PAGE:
Closing The Gap

Experts share what it's like to work one of 2020's rising careers

Thomas Barwick

Diversity and inclusion has become one of the hot button topics of this generation, with many businesses taking major steps to ensure their workforces better reflect the shifting landscape.

That includes appointing specialist diversity and inclusion (D&I) professionals to take the lead on equal hiring practices and promoting new initiatives.

In fact, companies' demand for D&I professionals shot up 23% in 2019, per Indeed data. And the trend is expected to continue well into the new decade: Glassdoor is calling the emerging profession one of its "2020 Work Trends," with employers expected to ramp up D&I investment 64% this year.

But just what exactly does the rising role involve, and what are the skills required? CNBC Make It spoke to some leading D&I professionals to find out.

Diversity & inclusion duties

As with any job, the specific duties of a diversity and inclusion professional vary between companies and industries.

Yet, as a rule, their role is to act as a subject matter expert for D&I, consulting on the specific needs of an organization and designing relevant solutions, LaFawn Davis, Indeed's vice president of diversity, inclusion and belonging, told CNBC Make It.

"They provide thought leadership, manage business relationships, and execute initiatives to help the organization make progress on diversity and inclusion goals," she said.

An evolving role

Rising demand for D&I professionals has given way to more specific roles over recent years, noted Davis, who has worked in D&I for 15 years.

Where businesses once employed a lone D&I manager to focus solely on diverse hiring, many employers are now investing in "multi-level" teams — ranging from program managers to analysts and C-suite level representatives — to implement inclusivity and culture programs and ensure that diverse talent sticks around.

Audra Jenkins, chief diversity and inclusion officer at recruitment firm Randstad US agreed, noting that D&I today has become about so much more than filling quotas.

"The real challenge is making sure opportunities for professional growth and development (in addition to compensation, of course) are equitable across the organization — that's true inclusion," said Jenkins.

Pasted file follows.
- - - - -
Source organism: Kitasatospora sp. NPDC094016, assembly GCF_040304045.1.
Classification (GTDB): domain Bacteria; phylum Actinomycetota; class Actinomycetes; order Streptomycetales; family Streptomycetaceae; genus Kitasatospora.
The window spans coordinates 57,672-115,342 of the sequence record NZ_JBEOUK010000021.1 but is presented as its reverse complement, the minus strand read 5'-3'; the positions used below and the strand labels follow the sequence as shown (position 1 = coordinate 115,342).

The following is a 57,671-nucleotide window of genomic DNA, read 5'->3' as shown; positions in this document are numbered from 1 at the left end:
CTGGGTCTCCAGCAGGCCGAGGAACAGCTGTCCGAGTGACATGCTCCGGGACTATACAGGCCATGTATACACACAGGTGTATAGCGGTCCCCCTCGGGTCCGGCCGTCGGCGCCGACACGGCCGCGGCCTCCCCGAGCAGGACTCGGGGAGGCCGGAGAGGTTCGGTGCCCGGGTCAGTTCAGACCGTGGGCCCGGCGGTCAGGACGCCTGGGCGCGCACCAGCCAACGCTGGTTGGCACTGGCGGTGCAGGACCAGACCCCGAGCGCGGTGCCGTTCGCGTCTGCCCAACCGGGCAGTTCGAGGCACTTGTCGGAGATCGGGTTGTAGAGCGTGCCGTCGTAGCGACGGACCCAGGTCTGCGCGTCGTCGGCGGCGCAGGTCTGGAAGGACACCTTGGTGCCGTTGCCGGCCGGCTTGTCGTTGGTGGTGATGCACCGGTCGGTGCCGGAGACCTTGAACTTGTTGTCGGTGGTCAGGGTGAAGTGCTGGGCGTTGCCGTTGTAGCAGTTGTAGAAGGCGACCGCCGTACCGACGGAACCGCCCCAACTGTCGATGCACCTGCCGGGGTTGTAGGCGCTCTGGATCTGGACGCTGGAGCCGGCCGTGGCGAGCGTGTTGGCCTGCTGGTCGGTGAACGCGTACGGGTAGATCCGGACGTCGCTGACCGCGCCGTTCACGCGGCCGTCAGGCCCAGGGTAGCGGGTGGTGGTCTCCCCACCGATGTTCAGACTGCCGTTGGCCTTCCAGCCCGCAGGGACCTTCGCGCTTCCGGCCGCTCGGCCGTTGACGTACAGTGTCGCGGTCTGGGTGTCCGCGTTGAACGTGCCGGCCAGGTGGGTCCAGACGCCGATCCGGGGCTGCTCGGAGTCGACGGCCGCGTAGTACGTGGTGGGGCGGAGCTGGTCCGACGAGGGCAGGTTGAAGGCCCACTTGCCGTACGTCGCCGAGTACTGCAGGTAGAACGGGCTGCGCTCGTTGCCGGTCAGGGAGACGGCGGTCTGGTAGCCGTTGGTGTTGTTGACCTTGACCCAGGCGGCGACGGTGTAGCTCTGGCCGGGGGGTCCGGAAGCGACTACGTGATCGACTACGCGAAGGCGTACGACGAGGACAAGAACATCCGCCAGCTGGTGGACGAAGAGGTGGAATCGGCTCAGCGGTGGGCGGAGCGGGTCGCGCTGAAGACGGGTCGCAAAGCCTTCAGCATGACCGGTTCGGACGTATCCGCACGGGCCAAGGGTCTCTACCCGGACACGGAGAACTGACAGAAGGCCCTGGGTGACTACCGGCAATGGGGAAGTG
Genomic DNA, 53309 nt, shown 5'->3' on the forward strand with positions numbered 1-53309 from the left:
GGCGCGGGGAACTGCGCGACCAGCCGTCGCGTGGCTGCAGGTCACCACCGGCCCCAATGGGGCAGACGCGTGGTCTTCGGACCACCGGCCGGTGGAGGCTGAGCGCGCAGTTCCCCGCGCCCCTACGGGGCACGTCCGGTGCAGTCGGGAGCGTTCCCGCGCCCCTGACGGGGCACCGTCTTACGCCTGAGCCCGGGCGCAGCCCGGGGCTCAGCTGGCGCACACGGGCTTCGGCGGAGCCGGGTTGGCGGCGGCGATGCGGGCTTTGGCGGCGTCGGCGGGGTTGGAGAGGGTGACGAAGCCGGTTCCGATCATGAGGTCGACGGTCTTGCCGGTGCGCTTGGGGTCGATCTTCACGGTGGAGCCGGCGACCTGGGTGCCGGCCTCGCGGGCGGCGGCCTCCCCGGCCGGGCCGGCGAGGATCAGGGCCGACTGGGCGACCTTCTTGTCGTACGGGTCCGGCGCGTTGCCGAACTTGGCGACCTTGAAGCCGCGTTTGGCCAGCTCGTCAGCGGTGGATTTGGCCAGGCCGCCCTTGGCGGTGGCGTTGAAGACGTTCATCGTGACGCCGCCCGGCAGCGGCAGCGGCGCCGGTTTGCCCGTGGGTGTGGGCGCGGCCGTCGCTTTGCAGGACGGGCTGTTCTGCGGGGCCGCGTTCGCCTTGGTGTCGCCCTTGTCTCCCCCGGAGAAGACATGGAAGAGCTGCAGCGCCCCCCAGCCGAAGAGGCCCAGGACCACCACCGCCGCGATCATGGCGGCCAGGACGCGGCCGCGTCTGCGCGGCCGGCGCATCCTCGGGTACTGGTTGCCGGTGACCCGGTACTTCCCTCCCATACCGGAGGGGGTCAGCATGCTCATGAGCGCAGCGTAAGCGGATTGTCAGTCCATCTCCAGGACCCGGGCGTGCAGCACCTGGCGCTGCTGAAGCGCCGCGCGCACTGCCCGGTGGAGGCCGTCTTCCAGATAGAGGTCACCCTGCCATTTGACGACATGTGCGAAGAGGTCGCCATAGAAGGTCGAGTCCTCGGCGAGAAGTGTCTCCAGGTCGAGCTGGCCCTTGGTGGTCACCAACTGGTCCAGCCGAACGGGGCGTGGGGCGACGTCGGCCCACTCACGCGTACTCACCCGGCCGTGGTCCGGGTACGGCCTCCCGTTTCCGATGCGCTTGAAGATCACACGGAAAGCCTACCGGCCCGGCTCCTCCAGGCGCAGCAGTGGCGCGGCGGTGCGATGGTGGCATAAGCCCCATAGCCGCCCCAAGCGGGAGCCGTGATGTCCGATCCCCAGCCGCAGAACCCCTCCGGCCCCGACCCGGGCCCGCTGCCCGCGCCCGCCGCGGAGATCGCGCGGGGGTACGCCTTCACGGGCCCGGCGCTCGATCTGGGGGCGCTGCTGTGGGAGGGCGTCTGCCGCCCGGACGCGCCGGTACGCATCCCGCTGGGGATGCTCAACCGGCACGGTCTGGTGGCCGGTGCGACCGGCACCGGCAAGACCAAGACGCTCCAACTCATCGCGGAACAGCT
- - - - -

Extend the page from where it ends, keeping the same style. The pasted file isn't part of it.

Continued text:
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The day-to-day

Regardless of the specific role, one key responsibility for all D&I specialists is to encourage engagement from staff across the organization. That's true regardless of a company's size, said Cara Pelletier, director of diversity, inclusion and belonging at Ultimate Software.

"By encouraging others to demonstrate the values of inclusion and respect in their day-to-day interactions with each other, an entire company's culture can shift in a meaningful and positive way," said Pelletier,

Experts agreed that calls for two specific skills beyond those typically required of HR professionals: The ability to connect people and the ability to read data.

"Introducing D&I efforts can be challenging, and everyone, from senior management to junior staff, needs to buy in for the effort to become a natural part of the company's culture," said Jenkins. "The person in this role should be the connector who demonstrates why D&I is relevant to everyone in an organization — even the ones who think it doesn't affect them."

Indeed's Davis added: "Professionals must have expertise in drawing meaningful insights from data to create a successful strategy, communicate a compelling narrative, and create action through accountability."

The rewards

As demand for D&I professionals continues to grow, so too do salaries.

Salary aggregator, PayScale crunched the salaries of more than 1,000 U.S. D&I professionals for CNBC Make It and found median pay hovered between $84,000 and $126,000 across three major roles. Each of the roles recorded a net increase in pay over the past six years.

But the role also offers other fulfilling rewards, including the opportunity to implement change and see real results within an organization.

"I've found that people will stay in their roles longer and recommend a company as a great place to work when there is a diverse workforce, and employee engagement scores are high for inclusion and belonging," noted Davis.

"The best part of the role is shifting mindsets and organisational culture. D&I professionals can break glass and make an impact that benefits a company for years to come," Randstad's Jenkins added.

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